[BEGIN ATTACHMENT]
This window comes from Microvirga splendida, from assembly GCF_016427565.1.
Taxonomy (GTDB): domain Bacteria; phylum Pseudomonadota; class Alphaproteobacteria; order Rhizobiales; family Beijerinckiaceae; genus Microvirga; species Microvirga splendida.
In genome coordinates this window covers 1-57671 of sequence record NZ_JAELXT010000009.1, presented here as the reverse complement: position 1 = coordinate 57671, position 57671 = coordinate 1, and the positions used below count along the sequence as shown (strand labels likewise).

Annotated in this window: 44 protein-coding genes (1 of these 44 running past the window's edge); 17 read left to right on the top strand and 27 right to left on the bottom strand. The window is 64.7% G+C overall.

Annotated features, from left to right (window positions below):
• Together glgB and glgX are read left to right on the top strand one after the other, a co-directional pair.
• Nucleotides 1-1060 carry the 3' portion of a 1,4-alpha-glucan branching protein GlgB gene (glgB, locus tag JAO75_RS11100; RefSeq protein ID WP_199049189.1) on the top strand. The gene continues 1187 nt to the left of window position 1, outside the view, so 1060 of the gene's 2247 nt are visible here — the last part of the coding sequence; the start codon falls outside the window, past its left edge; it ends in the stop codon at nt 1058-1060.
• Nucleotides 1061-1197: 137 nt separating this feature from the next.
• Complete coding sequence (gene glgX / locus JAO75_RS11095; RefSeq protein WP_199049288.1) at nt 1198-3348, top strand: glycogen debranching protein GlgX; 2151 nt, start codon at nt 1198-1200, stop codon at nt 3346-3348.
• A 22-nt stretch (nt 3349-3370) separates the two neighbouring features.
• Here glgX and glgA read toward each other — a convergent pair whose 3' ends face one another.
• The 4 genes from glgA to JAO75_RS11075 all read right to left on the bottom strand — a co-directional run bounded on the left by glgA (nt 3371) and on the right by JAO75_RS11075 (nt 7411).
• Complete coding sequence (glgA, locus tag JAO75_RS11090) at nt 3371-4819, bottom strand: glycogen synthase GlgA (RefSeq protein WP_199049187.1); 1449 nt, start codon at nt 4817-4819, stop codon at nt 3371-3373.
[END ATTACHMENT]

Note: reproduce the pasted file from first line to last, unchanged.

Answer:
This window comes from Microvirga splendida, from assembly GCF_016427565.1.
Taxonomy (GTDB): domain Bacteria; phylum Pseudomonadota; class Alphaproteobacteria; order Rhizobiales; family Beijerinckiaceae; genus Microvirga; species Microvirga splendida.
In genome coordinates this window covers 1-57671 of sequence record NZ_JAELXT010000009.1, presented here as the reverse complement: position 1 = coordinate 57671, position 57671 = coordinate 1, and the positions used below count along the sequence as shown (strand labels likewise).

Annotated in this window: 44 protein-coding genes (1 of these 44 running past the window's edge); 17 read left to right on the top strand and 27 right to left on the bottom strand. The window is 64.7% G+C overall.

Annotated features, from left to right (window positions below):
• Together glgB and glgX are read left to right on the top strand one after the other, a co-directional pair.
• Nucleotides 1-1060 carry the 3' portion of a 1,4-alpha-glucan branching protein GlgB gene (glgB, locus tag JAO75_RS11100; RefSeq protein ID WP_199049189.1) on the top strand. The gene continues 1187 nt to the left of window position 1, outside the view, so 1060 of the gene's 2247 nt are visible here — the last part of the coding sequence; the start codon falls outside the window, past its left edge; it ends in the stop codon at nt 1058-1060.
• Nucleotides 1061-1197: 137 nt separating this feature from the next.
• Complete coding sequence (gene glgX / locus JAO75_RS11095; RefSeq protein WP_199049288.1) at nt 1198-3348, top strand: glycogen debranching protein GlgX; 2151 nt, start codon at nt 1198-1200, stop codon at nt 3346-3348.
• A 22-nt stretch (nt 3349-3370) separates the two neighbouring features.
• Here glgX and glgA read toward each other — a convergent pair whose 3' ends face one another.
• The 4 genes from glgA to JAO75_RS11075 all read right to left on the bottom strand — a co-directional run bounded on the left by glgA (nt 3371) and on the right by JAO75_RS11075 (nt 7411).
• Complete coding sequence (glgA, locus tag JAO75_RS11090) at nt 3371-4819, bottom strand: glycogen synthase GlgA (RefSeq protein WP_199049187.1); 1449 nt, start codon at nt 4817-4819, stop codon at nt 3371-3373.